Judged for my CaesareanWriting this post has been a long time coming, in fact it’s been almost six years in the making. All three of our children have been born via caesarean delivery, and all three for very different medical (and life saving) reasons. Regardless of the potential threat to their lives and mine, people still judge me for having a c-section (let alone three of them!). It’s seen as taking the ‘easy’ way out because I didn’t deliver ‘naturally’.

Now I started to get a bit crankier than normal about all this judgement late last year when I was filling out a form for our new school starter. On the form it was asked if there were any complications with my son’s birth and how he was delivered. I get why they asked if our child was born prematurely (which he was), but why do they need to know how he was born? Did they need to make sure there were an equal number of caesarean babies in each class? Did they need to let the teachers know that my kid was ‘one to watch’? Why did they need this information?

After being annoyed about this for a little while (okay, maybe a few weeks), my irritation was stirred up again at the start of the school year. The judgement has started all over again. The topic of conversation with other new school mums seems to ALWAYS drift to what type of pregnancy/delivery we had (which seems random, until you notice how often the subject comes up). I’ve had no issue saying it was via a c-section, to which they will have either one of two responses

  1. Smile and often excitedly say “So did I!” thrilled to meet another sunroof delivering mum
  2. Raise their eyebrows as they say “Ohhh” and either quickly change the subject or then ask, “What was wrong with you?” or “You’re lucky you didn’t have to go through labour” or “I couldn’t think of anything worse than having a caesar” or some other inappropriate question or comment.

If you think this is the reaction I get just from people I don’t know, think again. After the birth of our third child I even had a family member comment that she was the only one in the family who had delivered her children naturally… It took all of my willpower not to give her a big piece of my mind or ask her if she was waiting for an award for this grand achievement.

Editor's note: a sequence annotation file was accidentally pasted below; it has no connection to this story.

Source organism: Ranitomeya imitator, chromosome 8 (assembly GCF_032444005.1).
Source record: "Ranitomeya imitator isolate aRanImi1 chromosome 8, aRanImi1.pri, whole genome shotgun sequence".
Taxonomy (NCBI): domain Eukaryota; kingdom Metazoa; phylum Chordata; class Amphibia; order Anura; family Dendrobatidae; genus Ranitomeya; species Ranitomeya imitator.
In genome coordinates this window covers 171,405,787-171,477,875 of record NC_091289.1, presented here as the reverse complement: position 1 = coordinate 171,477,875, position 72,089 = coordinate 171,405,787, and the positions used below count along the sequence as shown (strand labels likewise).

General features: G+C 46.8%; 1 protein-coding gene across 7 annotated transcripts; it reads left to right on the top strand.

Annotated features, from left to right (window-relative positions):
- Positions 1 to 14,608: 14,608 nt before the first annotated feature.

Why should I have to explain the medical reasons behind having major surgery three times now? It’s really like I have to justify to others, often total strangers or people I’ve just met, why our children entered this world through a caesarean delivery when really it’s no-one’s business!

If I don’t immediately begin to explain (or justify) why I’ve had three c-section births, there seems to be this awkward moment where everyone waits for me to explain why. Sometimes I elaborate and tell people that had I been allowed to go through labour and a vaginal delivery, our eldest child would have bled out and most likely not survived his birth (the condition I had has a 95% mortality rate if undiagnosed). I go through all that and in return I get a nod and shrug, like it was nothing really and just some ‘excuse’ to not deliver ‘naturally’.

The fact is that no matter how much we talk about not judging others for their birth and parenting ‘choices’, the simple fact is that we do. I am proud that I was able to bring my three healthy and beautiful babies into the world, regardless of whether they arrived vaginally or via caesarean section. I just wish that people would stop judging me for it.

Image: Pexels